If she really cares about Britain's friendship with the EU, May should take unilateral action
Image: Number 10
We know now, beyond any reasonable doubt, that the UK is on its way out of out of the single market, out of the customs union and out of Europe’s free movement zone.
“We do not seek to adopt a model already enjoyed by other countries,” Theresa May is expected to say in today’s speech. “We do not seek to hold on to bits of membership as we leave.”
“I want us to be a truly Global Britain — the best friend and neighbor to our European partners, but a country that reaches beyond the borders of Europe too. A country that gets out into the world to build relationships with old friends and new allies alike.”
That friendship between the UK and EU is under extreme strain, as Conservative MPs insult EU leaders, and May is apparently shunned by her European colleagues. This is partly reflective of a need, on both sides, to appear tough ahead of negotiations. But it also reflects a genuine antipathy and resentment.
It’s in May’s interest to diffuse that tension, to rebrand the UK as a friend and ally of Brussels rather than an adversary.
And the best way to do that is to unilaterally guarantee the residency rights of all EU citizens currently resident in the UK. It’s the right thing to do — EU citizens have built lives in Britain and contributed more than their share — but even from a selfish perspective, it’s a strategically smart step.
European leaders and their constituents are highly agitated when it comes to this issue. It’s on the question of residency rights that the political becomes personal. When Britain uses EU citizens as pawns, when it forces them to deal with the anxiety of insecure status, it feeds the idea that Brexit wasn’t a rational vote against EU institutions — it was a vote of contempt for other Europeans.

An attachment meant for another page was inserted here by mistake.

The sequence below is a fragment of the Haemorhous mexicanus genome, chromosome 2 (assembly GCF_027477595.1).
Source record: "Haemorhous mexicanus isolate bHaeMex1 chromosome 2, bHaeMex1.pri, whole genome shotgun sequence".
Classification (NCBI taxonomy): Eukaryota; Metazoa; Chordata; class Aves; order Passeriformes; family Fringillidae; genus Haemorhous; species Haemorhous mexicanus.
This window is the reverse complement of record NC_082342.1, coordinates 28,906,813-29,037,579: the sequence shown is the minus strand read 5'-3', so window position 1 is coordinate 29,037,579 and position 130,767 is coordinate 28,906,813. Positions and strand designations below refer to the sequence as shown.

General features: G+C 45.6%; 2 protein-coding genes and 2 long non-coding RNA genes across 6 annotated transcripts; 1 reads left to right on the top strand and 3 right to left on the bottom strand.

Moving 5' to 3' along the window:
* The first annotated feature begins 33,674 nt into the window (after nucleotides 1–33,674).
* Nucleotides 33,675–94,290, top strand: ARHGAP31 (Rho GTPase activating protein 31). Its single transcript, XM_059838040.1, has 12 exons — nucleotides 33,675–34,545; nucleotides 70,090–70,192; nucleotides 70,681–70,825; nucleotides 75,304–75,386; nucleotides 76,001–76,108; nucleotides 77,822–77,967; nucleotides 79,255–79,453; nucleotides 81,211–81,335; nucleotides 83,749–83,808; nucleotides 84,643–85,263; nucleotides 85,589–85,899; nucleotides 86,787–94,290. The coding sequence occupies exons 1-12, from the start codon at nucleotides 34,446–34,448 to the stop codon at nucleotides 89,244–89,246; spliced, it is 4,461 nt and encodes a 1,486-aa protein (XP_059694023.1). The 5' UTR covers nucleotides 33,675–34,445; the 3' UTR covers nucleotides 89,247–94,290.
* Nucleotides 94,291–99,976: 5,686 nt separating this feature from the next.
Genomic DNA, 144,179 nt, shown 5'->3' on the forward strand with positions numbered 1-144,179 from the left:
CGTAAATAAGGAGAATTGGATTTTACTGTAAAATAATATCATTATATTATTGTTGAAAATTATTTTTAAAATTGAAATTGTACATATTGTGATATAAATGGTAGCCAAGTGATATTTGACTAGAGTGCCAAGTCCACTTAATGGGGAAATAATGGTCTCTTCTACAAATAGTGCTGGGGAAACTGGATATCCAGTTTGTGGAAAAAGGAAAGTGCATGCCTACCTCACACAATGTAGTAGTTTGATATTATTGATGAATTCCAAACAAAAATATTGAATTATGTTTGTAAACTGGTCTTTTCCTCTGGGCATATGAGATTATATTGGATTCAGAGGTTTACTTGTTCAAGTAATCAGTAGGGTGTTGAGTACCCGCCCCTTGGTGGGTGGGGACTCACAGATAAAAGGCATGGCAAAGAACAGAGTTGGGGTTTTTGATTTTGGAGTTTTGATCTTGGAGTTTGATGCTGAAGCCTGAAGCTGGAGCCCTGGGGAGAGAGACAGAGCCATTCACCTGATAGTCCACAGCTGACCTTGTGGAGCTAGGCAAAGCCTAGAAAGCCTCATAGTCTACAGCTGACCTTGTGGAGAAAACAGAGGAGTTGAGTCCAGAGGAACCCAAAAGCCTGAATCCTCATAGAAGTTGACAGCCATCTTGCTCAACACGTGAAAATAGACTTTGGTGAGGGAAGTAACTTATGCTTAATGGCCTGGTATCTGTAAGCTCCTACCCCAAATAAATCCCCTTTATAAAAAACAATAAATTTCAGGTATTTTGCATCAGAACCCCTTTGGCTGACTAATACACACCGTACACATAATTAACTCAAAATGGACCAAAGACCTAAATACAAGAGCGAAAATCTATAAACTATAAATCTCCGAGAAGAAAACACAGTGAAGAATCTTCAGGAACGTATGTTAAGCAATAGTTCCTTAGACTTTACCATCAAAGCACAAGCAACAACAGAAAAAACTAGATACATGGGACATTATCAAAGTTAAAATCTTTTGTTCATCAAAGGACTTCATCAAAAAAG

Of course, this debate has so far been taking place on terms of reciprocity. The UK hasn’t guaranteed the rights of EU citizens, but neither has the EU guaranteed the rights of Brits living abroad. And it’s easy to fall back on the logic of ‘you scratch my back and I’ll scratch yours’.
But, the power of a unilateral guarantee of residency rights (from the government’s perspective) is that it would take the wind out of the EU’s sails. Michel Barnier cannot present the UK as altogether villainous if London has already offered a clear sign of goodwill, accepting one of the EU’s key demands before the negotiations have even begun.
This won’t be easy: under the current processes it would take 150 years to process permanent residency for every EU citizen living in the UK. But the alternative — rooting out hundreds of thousands of current European residents — would only be more difficult, and far more politically contentious.
Sooner or later, the UK is going to have to reach a settlement on the residency rights of these Europeans, and it will almost certainly be favourable. So why not do it now, get it over with, and start the negotiations on better terms?
Niamh Ní Mhaoileoin is editor of Left Foot Forward. Follow her on Twitter
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